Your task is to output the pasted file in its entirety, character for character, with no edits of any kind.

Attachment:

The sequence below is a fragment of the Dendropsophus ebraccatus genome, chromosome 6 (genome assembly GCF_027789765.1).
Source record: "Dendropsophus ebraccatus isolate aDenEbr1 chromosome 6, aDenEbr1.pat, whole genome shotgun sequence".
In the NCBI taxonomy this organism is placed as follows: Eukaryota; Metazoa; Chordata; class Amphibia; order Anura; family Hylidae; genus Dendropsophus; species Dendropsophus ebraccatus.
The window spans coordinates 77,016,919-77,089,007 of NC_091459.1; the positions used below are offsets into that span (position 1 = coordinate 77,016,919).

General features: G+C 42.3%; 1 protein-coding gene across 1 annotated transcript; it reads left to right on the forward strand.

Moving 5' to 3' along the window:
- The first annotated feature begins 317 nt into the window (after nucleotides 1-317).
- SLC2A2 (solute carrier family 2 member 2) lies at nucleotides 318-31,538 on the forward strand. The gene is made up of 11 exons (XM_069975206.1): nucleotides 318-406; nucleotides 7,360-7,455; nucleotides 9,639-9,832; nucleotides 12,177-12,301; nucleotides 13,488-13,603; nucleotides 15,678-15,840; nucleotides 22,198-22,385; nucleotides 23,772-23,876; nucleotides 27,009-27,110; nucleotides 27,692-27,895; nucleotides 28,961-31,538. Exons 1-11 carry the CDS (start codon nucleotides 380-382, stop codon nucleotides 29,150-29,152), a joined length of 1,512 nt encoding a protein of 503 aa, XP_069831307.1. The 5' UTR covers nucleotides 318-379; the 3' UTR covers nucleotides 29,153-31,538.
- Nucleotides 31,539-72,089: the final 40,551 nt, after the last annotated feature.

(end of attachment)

The sequence below is a fragment of the Dendropsophus ebraccatus genome, chromosome 6 (genome assembly GCF_027789765.1).
Source record: "Dendropsophus ebraccatus isolate aDenEbr1 chromosome 6, aDenEbr1.pat, whole genome shotgun sequence".
In the NCBI taxonomy this organism is placed as follows: Eukaryota; Metazoa; Chordata; class Amphibia; order Anura; family Hylidae; genus Dendropsophus; species Dendropsophus ebraccatus.
The window spans coordinates 77,016,919-77,089,007 of NC_091459.1; the positions used below are offsets into that span (position 1 = coordinate 77,016,919).

General features: G+C 42.3%; 1 protein-coding gene across 1 annotated transcript; it reads left to right on the forward strand.

Moving 5' to 3' along the window:
- The first annotated feature begins 317 nt into the window (after nucleotides 1-317).
- SLC2A2 (solute carrier family 2 member 2) lies at nucleotides 318-31,538 on the forward strand. The gene is made up of 11 exons (XM_069975206.1): nucleotides 318-406; nucleotides 7,360-7,455; nucleotides 9,639-9,832; nucleotides 12,177-12,301; nucleotides 13,488-13,603; nucleotides 15,678-15,840; nucleotides 22,198-22,385; nucleotides 23,772-23,876; nucleotides 27,009-27,110; nucleotides 27,692-27,895; nucleotides 28,961-31,538. Exons 1-11 carry the CDS (start codon nucleotides 380-382, stop codon nucleotides 29,150-29,152), a joined length of 1,512 nt encoding a protein of 503 aa, XP_069831307.1. The 5' UTR covers nucleotides 318-379; the 3' UTR covers nucleotides 29,153-31,538.
- Nucleotides 31,539-72,089: the final 40,551 nt, after the last annotated feature.